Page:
Author:Robert Rozehnal (Lehigh University)
Paper short abstract:
Drawing on ethnographic and textual analysis, this paper explores the importance of dreams of Sufi masters and sacred shrines as models for Muslim selfhood and sainthood, tools for spiritual development and markers of spiritual attainment among a dynamic group of Sufis in contemporary Pakistan.
Paper long abstract:
In today's Pakistan, Sufi ritual practice takes place at diverse times and in myriad locations—from private homes to large, public tomb-shrines. It even extends into the dream world of sleep. For Muslims both past and present, dreams are much more than nocturnal hallucinations. As a medium for both revelation and inspiration, they impart vital ontological, epistemological and spiritual truths. Sufi dream theory draws on a rich premodern heritage. Even so, its logic and practice diverges sharply from the classical science of Islamic dream interpretation (ta'bir). As flashes of ultimate reality (bushra), Sufis view dreams as a litmus test of a seeker's spiritual potential.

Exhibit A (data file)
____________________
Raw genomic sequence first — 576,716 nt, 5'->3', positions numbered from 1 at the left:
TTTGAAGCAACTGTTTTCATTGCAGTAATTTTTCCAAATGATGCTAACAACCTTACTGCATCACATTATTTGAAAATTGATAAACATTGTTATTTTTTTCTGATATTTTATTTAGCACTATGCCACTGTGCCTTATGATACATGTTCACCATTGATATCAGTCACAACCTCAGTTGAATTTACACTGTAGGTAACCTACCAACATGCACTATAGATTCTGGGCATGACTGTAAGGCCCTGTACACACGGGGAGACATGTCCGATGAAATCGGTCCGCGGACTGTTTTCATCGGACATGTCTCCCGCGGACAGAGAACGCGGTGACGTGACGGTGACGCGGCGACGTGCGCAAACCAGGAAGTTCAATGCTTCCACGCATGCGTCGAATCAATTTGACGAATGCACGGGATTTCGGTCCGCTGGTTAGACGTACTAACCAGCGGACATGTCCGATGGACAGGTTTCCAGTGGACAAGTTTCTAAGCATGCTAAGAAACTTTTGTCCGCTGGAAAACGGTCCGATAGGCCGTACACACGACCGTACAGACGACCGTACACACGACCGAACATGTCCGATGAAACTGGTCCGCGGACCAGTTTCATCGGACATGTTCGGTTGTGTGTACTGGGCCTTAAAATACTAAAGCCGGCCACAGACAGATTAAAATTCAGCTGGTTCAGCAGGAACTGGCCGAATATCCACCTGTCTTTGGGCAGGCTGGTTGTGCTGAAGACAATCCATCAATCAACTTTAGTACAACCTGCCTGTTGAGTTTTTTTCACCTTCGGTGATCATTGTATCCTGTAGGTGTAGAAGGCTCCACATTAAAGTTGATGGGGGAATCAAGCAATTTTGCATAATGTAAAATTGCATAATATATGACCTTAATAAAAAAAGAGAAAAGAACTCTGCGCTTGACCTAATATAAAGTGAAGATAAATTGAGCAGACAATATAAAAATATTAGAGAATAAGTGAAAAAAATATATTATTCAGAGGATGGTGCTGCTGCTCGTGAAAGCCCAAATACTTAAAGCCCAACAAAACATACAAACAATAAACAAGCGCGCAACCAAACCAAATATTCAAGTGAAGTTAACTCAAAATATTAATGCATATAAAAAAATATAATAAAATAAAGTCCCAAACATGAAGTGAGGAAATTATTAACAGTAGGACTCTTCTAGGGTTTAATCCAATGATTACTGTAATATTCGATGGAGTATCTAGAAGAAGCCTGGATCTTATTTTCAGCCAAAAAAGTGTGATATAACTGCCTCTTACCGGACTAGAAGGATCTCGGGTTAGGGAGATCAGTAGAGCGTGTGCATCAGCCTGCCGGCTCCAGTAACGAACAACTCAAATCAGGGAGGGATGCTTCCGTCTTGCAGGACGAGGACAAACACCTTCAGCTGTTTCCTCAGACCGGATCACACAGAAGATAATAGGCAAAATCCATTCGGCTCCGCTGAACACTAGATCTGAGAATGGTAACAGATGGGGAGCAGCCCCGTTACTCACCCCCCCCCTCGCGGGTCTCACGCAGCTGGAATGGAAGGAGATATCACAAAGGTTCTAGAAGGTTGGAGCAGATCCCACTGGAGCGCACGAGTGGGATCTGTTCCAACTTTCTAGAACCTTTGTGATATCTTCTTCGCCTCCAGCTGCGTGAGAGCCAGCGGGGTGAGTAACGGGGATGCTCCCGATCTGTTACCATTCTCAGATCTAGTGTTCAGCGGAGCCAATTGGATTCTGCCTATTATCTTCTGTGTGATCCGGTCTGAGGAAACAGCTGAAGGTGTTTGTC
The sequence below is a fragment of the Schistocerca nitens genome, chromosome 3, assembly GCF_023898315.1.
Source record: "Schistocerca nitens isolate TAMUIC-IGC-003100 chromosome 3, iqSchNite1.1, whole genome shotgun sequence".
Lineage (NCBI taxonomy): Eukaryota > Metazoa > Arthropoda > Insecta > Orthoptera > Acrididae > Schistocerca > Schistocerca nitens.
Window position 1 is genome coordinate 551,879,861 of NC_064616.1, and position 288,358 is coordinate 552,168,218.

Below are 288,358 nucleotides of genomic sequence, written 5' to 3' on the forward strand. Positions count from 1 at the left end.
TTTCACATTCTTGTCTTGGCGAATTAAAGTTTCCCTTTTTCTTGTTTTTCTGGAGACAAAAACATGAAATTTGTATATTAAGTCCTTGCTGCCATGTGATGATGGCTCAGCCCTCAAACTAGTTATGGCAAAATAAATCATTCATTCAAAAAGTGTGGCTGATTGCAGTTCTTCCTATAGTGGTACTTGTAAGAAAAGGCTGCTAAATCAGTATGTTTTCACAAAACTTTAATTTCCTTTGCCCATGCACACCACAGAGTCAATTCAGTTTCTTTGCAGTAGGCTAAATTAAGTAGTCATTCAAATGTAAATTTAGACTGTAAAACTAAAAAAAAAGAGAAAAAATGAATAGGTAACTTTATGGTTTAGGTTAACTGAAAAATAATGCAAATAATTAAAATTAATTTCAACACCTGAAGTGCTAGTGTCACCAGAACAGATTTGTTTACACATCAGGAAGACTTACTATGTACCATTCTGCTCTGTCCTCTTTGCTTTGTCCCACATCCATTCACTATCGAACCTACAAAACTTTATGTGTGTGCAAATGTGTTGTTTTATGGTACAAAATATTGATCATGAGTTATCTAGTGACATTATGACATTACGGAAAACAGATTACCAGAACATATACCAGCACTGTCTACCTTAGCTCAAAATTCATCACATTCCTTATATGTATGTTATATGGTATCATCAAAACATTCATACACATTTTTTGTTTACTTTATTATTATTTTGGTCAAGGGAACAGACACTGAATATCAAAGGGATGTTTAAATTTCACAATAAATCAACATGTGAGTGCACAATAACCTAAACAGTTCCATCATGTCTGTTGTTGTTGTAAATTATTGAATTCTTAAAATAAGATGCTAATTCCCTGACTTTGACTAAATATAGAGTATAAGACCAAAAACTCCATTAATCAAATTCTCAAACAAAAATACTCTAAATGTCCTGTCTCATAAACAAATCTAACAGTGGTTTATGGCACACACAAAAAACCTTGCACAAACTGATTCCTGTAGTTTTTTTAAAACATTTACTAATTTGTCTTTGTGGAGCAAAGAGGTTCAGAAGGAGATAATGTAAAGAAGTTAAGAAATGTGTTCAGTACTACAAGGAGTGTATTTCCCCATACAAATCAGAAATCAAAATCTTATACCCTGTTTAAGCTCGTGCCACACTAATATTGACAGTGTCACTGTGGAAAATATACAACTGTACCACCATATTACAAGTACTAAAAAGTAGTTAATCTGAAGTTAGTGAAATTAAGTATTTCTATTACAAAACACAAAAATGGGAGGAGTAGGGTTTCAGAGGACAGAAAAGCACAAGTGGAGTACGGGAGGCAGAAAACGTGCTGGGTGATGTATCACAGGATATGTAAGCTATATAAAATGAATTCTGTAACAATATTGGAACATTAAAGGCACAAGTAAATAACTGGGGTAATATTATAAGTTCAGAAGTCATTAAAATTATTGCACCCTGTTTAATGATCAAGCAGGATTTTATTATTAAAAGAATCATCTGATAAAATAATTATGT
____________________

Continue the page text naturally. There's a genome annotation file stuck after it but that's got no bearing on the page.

In twenty-first century Pakistan, the Chishti Sabiri order (tariqa) is a living Sufi tradition that traces its teachings and lineage back to the Prophet Muhammad. Grounded on the intimate relationship between a master (shaykh) and disciple (murid), the order's pedagogy rests on a detailed and disciplined routine of ritual practices. Drawing on ethnographic fieldwork and textual analysis, this paper explores the importance of Sufi saints and sacred shrines in Chishti Sabiri dream work. I argue that dreams and dream interpretation serve as models for Muslim selfhood and sainthood, tools for spiritual development and markers of spiritual attainment. My analysis examines Sufi dream theory, the ritual use of dreams in both private and public spaces (including Sufi tomb complexes), and the techniques for interpreting dreams as both a sign of individual psychology and a window to the realm of divinity.
Muslim saints, dreams, and veneration of shrines